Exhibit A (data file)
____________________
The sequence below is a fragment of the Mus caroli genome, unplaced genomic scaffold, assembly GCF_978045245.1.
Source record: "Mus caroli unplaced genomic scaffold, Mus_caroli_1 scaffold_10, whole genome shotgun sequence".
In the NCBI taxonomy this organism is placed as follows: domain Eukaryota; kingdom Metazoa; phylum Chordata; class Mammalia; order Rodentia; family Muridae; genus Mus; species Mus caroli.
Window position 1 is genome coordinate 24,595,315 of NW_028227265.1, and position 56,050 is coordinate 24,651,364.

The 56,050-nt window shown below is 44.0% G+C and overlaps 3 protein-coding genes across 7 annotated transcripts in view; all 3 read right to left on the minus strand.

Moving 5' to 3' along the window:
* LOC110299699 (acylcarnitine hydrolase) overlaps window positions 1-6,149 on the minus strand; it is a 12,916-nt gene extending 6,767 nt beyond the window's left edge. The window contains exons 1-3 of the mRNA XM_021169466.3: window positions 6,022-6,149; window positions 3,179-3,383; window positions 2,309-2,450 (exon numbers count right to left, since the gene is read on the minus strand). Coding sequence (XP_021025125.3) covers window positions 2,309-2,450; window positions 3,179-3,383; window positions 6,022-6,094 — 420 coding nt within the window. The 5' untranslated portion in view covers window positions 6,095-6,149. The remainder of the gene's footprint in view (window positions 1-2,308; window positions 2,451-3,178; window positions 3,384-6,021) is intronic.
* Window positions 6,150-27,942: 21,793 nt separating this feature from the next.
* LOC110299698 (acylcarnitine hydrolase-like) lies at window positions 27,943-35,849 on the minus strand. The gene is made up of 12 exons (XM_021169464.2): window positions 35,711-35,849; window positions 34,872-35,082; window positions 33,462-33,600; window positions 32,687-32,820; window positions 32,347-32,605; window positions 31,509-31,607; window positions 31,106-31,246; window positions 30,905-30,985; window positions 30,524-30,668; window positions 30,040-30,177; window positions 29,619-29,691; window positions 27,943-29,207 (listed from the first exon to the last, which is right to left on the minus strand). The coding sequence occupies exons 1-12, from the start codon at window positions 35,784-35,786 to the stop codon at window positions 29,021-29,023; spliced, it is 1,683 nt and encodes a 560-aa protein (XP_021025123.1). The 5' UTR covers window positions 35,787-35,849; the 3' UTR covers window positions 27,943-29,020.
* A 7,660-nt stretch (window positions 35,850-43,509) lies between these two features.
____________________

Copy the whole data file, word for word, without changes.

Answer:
The sequence below is a fragment of the Mus caroli genome, unplaced genomic scaffold, assembly GCF_978045245.1.
Source record: "Mus caroli unplaced genomic scaffold, Mus_caroli_1 scaffold_10, whole genome shotgun sequence".
In the NCBI taxonomy this organism is placed as follows: domain Eukaryota; kingdom Metazoa; phylum Chordata; class Mammalia; order Rodentia; family Muridae; genus Mus; species Mus caroli.
Window position 1 is genome coordinate 24,595,315 of NW_028227265.1, and position 56,050 is coordinate 24,651,364.

The 56,050-nt window shown below is 44.0% G+C and overlaps 3 protein-coding genes across 7 annotated transcripts in view; all 3 read right to left on the minus strand.

Moving 5' to 3' along the window:
* LOC110299699 (acylcarnitine hydrolase) overlaps window positions 1-6,149 on the minus strand; it is a 12,916-nt gene extending 6,767 nt beyond the window's left edge. The window contains exons 1-3 of the mRNA XM_021169466.3: window positions 6,022-6,149; window positions 3,179-3,383; window positions 2,309-2,450 (exon numbers count right to left, since the gene is read on the minus strand). Coding sequence (XP_021025125.3) covers window positions 2,309-2,450; window positions 3,179-3,383; window positions 6,022-6,094 — 420 coding nt within the window. The 5' untranslated portion in view covers window positions 6,095-6,149. The remainder of the gene's footprint in view (window positions 1-2,308; window positions 2,451-3,178; window positions 3,384-6,021) is intronic.
* Window positions 6,150-27,942: 21,793 nt separating this feature from the next.
* LOC110299698 (acylcarnitine hydrolase-like) lies at window positions 27,943-35,849 on the minus strand. The gene is made up of 12 exons (XM_021169464.2): window positions 35,711-35,849; window positions 34,872-35,082; window positions 33,462-33,600; window positions 32,687-32,820; window positions 32,347-32,605; window positions 31,509-31,607; window positions 31,106-31,246; window positions 30,905-30,985; window positions 30,524-30,668; window positions 30,040-30,177; window positions 29,619-29,691; window positions 27,943-29,207 (listed from the first exon to the last, which is right to left on the minus strand). The coding sequence occupies exons 1-12, from the start codon at window positions 35,784-35,786 to the stop codon at window positions 29,021-29,023; spliced, it is 1,683 nt and encodes a 560-aa protein (XP_021025123.1). The 5' UTR covers window positions 35,787-35,849; the 3' UTR covers window positions 27,943-29,020.
* A 7,660-nt stretch (window positions 35,850-43,509) lies between these two features.